This theme, characterised by tritone layers and military-like rhythms, appears whenever the action is centred on violence. Its first appearance marks the first entrance of the dictator, accompanied by fanfares in the brass, these sounding in successive layers of pure triads until the full range of chromatic notes has been reached and the sound becomes more and more densely discoloured in itself. Below all this, the identifying theme of the dictator continues to sound in different transformations.
After a few bars, the motifs of the dictator’s lackeys are added. Quasi-tonal fragments, such as dominant fifths, are woven into the strongly chromatically coloured material and always bring with them a certain tinge of triviality whenever empty officiousness and thoughtless convention are referred to.
After the presentation of power reaches a climax in this way, there starts - musically considered, almost the first development phase - a representation of a battle based on the already introduced motifs and sounds; the rhythmic and melodic details become frayed. There is an anticipation here of an effect which attains virtuoso levels in the sixth movement: as the feuding troops march into battle positions, several phrases of different periodicity are imposed on each other and form a very densely woven texture. In bizarre alienation, the tumult freezes after a climax and from behind the stage, from another world, so to speak, as a complete antithesis to all that has been up till now, the flower theme is heard.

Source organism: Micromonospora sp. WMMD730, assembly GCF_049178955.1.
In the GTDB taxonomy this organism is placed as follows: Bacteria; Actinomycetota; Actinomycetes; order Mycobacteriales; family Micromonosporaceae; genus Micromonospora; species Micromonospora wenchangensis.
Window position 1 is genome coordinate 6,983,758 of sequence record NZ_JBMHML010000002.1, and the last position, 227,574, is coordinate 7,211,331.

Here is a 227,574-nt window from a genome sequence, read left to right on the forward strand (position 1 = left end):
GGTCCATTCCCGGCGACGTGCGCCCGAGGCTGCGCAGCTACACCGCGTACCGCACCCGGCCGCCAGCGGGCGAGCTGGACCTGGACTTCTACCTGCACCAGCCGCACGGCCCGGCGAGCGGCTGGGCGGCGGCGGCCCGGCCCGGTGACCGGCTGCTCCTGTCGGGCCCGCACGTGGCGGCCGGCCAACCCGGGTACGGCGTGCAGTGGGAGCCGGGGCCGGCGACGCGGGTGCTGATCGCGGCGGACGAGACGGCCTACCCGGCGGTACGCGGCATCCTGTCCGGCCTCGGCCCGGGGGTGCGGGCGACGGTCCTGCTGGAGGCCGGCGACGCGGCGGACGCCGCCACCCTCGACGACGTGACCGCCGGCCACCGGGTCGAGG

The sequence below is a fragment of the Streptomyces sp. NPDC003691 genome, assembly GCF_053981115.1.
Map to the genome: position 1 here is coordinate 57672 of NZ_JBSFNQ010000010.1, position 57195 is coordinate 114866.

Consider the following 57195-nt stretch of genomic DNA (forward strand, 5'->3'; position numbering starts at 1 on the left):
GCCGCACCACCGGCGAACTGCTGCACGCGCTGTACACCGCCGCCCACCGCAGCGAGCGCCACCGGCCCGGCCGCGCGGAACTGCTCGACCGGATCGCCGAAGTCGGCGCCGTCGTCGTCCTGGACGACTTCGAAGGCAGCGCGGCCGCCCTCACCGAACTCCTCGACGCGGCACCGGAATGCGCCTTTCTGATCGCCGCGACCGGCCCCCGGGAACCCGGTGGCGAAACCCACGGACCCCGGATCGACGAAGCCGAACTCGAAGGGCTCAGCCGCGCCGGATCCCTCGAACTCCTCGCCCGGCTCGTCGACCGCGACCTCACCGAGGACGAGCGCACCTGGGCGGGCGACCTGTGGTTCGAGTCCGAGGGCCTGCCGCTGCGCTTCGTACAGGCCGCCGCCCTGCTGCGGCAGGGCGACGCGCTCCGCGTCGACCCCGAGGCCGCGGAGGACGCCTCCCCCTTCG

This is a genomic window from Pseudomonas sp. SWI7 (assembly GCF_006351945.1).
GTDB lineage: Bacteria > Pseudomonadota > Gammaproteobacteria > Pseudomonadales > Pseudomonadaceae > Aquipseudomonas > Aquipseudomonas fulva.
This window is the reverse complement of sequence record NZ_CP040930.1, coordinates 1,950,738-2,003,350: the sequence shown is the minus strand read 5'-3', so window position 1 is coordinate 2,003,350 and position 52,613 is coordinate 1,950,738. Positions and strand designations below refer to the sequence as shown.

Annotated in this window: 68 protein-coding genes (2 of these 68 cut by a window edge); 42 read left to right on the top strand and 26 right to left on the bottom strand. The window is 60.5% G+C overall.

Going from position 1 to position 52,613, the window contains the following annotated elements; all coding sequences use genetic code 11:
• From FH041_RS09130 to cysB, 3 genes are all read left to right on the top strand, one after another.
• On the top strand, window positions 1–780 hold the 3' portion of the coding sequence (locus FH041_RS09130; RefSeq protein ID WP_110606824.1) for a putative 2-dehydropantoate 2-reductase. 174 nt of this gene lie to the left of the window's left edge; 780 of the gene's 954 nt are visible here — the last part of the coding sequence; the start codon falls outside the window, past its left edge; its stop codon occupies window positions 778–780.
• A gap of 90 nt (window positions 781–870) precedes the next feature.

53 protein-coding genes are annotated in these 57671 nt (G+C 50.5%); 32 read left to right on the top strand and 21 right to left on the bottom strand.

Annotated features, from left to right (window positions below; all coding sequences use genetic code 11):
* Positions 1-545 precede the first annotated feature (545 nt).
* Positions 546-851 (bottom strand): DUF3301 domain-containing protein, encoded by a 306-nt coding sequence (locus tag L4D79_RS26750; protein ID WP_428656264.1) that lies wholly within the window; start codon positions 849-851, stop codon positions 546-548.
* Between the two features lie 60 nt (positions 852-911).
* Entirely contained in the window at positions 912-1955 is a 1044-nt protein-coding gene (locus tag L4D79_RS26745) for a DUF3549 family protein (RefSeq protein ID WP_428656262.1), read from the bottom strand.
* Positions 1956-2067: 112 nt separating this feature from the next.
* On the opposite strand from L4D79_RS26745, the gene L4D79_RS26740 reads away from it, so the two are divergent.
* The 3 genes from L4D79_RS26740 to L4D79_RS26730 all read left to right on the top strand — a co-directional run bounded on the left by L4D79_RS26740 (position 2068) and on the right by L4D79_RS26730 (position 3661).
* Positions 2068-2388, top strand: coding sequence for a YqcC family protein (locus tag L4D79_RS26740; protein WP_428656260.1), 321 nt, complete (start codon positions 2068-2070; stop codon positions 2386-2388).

The vibraphone answers from the orchestra and, in a dialogue with the flute, leads the almost transcendental vision into the real world. This is also the introduction to a Pas de deux, the gliding and increasingly animated dance of two lovers, a dance which - twice set in motion by the flower theme - neutralises the biting intervals of the main theme by re-ordering them as leading notes and creates a space to be filled with the brighter sound world of pure triads. This space grows and is transformed, although always remaining transparent in sound, in the following Scherzo. Here the melodic ideas have to do with dance and childlike naivety, characterised by thirds and perfect fifths, ending in major and thus creating an internal connection with the following movement. Pure triads dominate the Notturno, the third movement. Main theme and counter-theme are transformed with lyrical delicacy, are altered and interwoven with each other, taking role traditionally fulfilled by the slow movement in the organic relationships of a symphony. There is an abrupt transition from the idyllic complex of this movement to the Danza of the populace, a seemingly optimistic movement carried forward by trivial and banal melodic and rhythmic ideas, which go through further development in the collage of the sixth movement but at this moment cannot be linked to the main themes of the work. These themes are however very evident in the fifth movement, an Intermezzo meccanico. While the flower theme only appears once as a kind of fleeting vision with all the effect of a disturbing foreign body, the main theme appears constantly in characteristic transformations, the originally agogic idea receiving more and more a carefully calculated, coolly rational treatment. In accordance with its title, the Intermezzo makes particularly intensive of a compositional technique whose influence is not absent from the rest of the work - serial composition - in a deliberately mechanical way, making it a symbol of cold calculation. An effective contrast is provided by the Mascherata, in which the circle back to the first movement is closed. With increasing inevitability, one musical profile begins to emerge from the highly artificial superposition of different layers of sound, the profile of the dictator, which remains alone after all other themes have fallen silent. All other themes, whether quoted from earlier movements or newly added, the barrel-organ theme, the dance theme, the democratic theme which derives from the flower theme, everything that accompanies the main theme or takes up position against it, all fall back make room for the dictator, who in the Finale in a condensed reprise of the Movimento infernale continues his development of the power demonstrated at the beginning. Brief and resigned is the feeling of the reminiscence in the flute cadenza, before an atmospheric curtain of string sound descends with increasing weight on all that has happened and extinguishes it.